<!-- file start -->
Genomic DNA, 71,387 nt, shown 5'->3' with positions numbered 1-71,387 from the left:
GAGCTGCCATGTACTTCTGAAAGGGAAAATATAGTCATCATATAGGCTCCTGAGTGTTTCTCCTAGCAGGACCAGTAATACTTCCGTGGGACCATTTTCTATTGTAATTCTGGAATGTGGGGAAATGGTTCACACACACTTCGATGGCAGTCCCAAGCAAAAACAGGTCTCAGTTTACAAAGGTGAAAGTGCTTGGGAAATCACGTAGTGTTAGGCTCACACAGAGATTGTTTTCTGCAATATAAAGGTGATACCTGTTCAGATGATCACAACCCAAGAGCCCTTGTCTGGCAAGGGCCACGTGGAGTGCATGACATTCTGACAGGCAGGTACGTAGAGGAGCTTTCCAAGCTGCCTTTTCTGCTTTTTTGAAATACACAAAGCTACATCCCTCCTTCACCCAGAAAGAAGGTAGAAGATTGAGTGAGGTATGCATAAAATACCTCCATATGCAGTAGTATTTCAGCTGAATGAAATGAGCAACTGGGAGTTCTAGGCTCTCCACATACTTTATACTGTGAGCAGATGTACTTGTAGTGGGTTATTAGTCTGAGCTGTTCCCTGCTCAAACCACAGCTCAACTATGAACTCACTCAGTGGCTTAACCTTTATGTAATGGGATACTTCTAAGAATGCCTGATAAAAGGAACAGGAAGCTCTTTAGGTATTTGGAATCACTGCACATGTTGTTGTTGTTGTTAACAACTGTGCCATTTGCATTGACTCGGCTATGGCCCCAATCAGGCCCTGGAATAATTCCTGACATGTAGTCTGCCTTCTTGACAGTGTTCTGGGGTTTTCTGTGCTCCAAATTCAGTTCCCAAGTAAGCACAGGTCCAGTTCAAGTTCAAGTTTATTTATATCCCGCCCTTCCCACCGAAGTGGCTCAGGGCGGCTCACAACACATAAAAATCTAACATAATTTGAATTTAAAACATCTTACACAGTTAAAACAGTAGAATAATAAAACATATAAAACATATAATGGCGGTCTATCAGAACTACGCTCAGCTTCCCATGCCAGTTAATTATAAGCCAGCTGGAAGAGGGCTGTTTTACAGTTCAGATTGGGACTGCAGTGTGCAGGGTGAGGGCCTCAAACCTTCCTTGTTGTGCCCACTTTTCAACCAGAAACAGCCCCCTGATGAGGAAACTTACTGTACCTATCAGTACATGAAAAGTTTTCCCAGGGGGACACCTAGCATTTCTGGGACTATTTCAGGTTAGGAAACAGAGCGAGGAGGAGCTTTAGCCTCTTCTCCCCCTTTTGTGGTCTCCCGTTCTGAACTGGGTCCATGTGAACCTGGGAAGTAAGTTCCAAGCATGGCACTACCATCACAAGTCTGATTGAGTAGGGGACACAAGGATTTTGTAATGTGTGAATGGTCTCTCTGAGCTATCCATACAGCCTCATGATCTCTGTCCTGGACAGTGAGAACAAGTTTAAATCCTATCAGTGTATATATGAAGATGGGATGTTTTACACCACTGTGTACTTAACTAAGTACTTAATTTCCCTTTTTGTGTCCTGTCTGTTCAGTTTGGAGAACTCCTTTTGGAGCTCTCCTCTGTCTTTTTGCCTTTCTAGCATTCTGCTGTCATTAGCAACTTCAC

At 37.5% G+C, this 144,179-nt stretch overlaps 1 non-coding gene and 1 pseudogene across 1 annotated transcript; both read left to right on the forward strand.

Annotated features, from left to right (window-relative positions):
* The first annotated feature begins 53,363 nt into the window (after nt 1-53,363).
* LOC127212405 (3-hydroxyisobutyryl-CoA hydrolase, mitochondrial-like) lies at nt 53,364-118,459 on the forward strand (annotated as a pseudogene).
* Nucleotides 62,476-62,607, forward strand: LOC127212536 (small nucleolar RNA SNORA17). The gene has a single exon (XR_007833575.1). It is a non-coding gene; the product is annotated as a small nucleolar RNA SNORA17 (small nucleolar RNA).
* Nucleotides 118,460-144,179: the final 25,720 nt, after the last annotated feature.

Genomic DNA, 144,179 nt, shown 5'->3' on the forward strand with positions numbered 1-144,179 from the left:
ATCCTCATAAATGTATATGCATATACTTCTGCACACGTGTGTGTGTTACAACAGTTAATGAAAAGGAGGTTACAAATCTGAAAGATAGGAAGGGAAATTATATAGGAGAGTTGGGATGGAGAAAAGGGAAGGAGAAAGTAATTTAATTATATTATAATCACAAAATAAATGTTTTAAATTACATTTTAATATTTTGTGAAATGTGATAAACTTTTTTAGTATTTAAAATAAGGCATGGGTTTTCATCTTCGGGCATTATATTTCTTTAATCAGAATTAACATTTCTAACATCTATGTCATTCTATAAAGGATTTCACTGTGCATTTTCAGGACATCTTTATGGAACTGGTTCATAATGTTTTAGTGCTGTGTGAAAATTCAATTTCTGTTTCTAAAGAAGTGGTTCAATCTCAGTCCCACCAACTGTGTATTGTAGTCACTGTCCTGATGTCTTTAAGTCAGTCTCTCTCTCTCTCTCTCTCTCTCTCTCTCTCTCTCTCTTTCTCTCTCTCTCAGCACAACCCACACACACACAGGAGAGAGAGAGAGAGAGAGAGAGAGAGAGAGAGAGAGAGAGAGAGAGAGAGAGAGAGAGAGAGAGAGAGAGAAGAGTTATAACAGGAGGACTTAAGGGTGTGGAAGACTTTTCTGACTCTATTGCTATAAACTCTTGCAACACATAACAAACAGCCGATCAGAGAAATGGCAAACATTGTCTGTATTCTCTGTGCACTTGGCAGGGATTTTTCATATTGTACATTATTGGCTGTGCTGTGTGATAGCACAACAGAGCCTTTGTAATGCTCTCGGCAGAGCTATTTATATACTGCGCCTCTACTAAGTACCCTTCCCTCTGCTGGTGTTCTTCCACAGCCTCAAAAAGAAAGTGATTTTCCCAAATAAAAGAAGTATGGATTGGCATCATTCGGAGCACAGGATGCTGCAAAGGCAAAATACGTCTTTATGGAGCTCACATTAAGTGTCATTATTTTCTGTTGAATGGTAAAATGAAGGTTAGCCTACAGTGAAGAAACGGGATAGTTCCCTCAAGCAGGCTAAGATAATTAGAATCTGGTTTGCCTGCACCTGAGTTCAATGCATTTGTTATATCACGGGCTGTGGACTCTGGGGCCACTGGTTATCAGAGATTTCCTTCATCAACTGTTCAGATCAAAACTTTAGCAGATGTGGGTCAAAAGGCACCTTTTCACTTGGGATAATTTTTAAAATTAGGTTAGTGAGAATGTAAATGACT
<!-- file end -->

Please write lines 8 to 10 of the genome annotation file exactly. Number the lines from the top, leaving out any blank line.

* Nucleotides 118,460-144,179: the final 25,720 nt, after the last annotated feature.

Genomic DNA, 144,179 nt, shown 5'->3' on the forward strand with positions numbered 1-144,179 from the left:
ATCCTCATAAATGTATATGCATATACTTCTGCACACGTGTGTGTGTTACAACAGTTAATGAAAAGGAGGTTACAAATCTGAAAGATAGGAAGGGAAATTATATAGGAGAGTTGGGATGGAGAAAAGGGAAGGAGAAAGTAATTTAATTATATTATAATCACAAAATAAATGTTTTAAATTACATTTTAATATTTTGTGAAATGTGATAAACTTTTTTAGTATTTAAAATAAGGCATGGGTTTTCATCTTCGGGCATTATATTTCTTTAATCAGAATTAACATTTCTAACATCTATGTCATTCTATAAAGGATTTCACTGTGCATTTTCAGGACATCTTTATGGAACTGGTTCATAATGTTTTAGTGCTGTGTGAAAATTCAATTTCTGTTTCTAAAGAAGTGGTTCAATCTCAGTCCCACCAACTGTGTATTGTAGTCACTGTCCTGATGTCTTTAAGTCAGTCTCTCTCTCTCTCTCTCTCTCTCTCTCTCTCTCTCTCTTTCTCTCTCTCTCAGCACAACCCACACACACACAGGAGAGAGAGAGAGAGAGAGAGAGAGAGAGAGAGAGAGAGAGAGAGAGAGAGAGAGAGAGAGAGAGAGAGAGAAGAGTTATAACAGGAGGACTTAAGGGTGTGGAAGACTTTTCTGACTCTATTGCTATAAACTCTTGCAACACATAACAAACAGCCGATCAGAGAAATGGCAAACATTGTCTGTATTCTCTGTGCACTTGGCAGGGATTTTTCATATTGTACATTATTGGCTGTGCTGTGTGATAGCACAACAGAGCCTTTGTAATGCTCTCGGCAGAGCTATTTATATACTGCGCCTCTACTAAGTACCCTTCCCTCTGCTGGTGTTCTTCCACAGCCTCAAAAAGAAAGTGATTTTCCCAAATAAAAGAAGTATGGATTGGCATCATTCGGAGCACAGGATGCTGCAAAGGCAAAATACGTCTTTATGGAGCTCACATTAAGTGTCATTATTTTCTGTTGAATGGTAAAATGAAGGTTAGCCTACAGTGAAGAAACGGGATAGTTCCCTCAAGCAGGCTAAGATAATTAGAATCTGGTTTGCCTGCACCTGAGTTCAATGCATTTGTTATATCACGGGCTGTGGACTCTGGGGCCACTGGTTATCAGAGATTTCCTTCATCAACTGTTCAGATCAAAACTTTAGCAGATGTGGGTCAAAAGGCACCTTTTCACTTGGGATAATTTTTAAAATTAGGTTAGTGAGAATGTAAATGACT